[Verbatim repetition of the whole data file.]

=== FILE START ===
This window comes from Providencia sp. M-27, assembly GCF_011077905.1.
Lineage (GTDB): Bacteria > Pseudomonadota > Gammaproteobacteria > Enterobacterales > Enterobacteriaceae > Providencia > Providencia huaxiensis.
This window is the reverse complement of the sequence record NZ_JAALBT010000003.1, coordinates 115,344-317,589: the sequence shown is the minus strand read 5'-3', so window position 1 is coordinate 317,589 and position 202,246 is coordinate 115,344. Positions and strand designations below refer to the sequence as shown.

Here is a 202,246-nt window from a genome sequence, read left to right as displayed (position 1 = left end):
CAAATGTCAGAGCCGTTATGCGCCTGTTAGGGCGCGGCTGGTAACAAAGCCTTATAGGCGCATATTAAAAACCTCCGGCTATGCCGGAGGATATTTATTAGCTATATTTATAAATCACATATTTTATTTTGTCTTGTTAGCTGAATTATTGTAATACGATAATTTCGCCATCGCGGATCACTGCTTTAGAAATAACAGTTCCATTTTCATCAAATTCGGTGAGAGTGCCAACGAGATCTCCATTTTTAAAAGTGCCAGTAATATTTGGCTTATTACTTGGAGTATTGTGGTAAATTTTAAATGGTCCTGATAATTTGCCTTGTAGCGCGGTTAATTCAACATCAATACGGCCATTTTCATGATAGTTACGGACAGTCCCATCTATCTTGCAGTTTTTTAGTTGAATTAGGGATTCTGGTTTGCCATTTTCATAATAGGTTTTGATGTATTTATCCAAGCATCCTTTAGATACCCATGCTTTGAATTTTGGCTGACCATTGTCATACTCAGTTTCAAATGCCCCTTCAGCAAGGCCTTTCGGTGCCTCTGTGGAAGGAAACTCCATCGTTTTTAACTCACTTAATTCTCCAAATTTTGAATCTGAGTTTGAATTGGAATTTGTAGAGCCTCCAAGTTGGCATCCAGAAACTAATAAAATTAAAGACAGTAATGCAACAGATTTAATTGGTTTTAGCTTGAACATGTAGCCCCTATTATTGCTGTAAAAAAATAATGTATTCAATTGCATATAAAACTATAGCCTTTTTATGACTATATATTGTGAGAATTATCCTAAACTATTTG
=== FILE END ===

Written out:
This window comes from Providencia sp. M-27, assembly GCF_011077905.1.
Lineage (GTDB): Bacteria > Pseudomonadota > Gammaproteobacteria > Enterobacterales > Enterobacteriaceae > Providencia > Providencia huaxiensis.
This window is the reverse complement of the sequence record NZ_JAALBT010000003.1, coordinates 115,344-317,589: the sequence shown is the minus strand read 5'-3', so window position 1 is coordinate 317,589 and position 202,246 is coordinate 115,344. Positions and strand designations below refer to the sequence as shown.

Here is a 202,246-nt window from a genome sequence, read left to right as displayed (position 1 = left end):
CAAATGTCAGAGCCGTTATGCGCCTGTTAGGGCGCGGCTGGTAACAAAGCCTTATAGGCGCATATTAAAAACCTCCGGCTATGCCGGAGGATATTTATTAGCTATATTTATAAATCACATATTTTATTTTGTCTTGTTAGCTGAATTATTGTAATACGATAATTTCGCCATCGCGGATCACTGCTTTAGAAATAACAGTTCCATTTTCATCAAATTCGGTGAGAGTGCCAACGAGATCTCCATTTTTAAAAGTGCCAGTAATATTTGGCTTATTACTTGGAGTATTGTGGTAAATTTTAAATGGTCCTGATAATTTGCCTTGTAGCGCGGTTAATTCAACATCAATACGGCCATTTTCATGATAGTTACGGACAGTCCCATCTATCTTGCAGTTTTTTAGTTGAATTAGGGATTCTGGTTTGCCATTTTCATAATAGGTTTTGATGTATTTATCCAAGCATCCTTTAGATACCCATGCTTTGAATTTTGGCTGACCATTGTCATACTCAGTTTCAAATGCCCCTTCAGCAAGGCCTTTCGGTGCCTCTGTGGAAGGAAACTCCATCGTTTTTAACTCACTTAATTCTCCAAATTTTGAATCTGAGTTTGAATTGGAATTTGTAGAGCCTCCAAGTTGGCATCCAGAAACTAATAAAATTAAAGACAGTAATGCAACAGATTTAATTGGTTTTAGCTTGAACATGTAGCCCCTATTATTGCTGTAAAAAAATAATGTATTCAATTGCATATAAAACTATAGCCTTTTTATGACTATATATTGTGAGAATTATCCTAAACTATTTG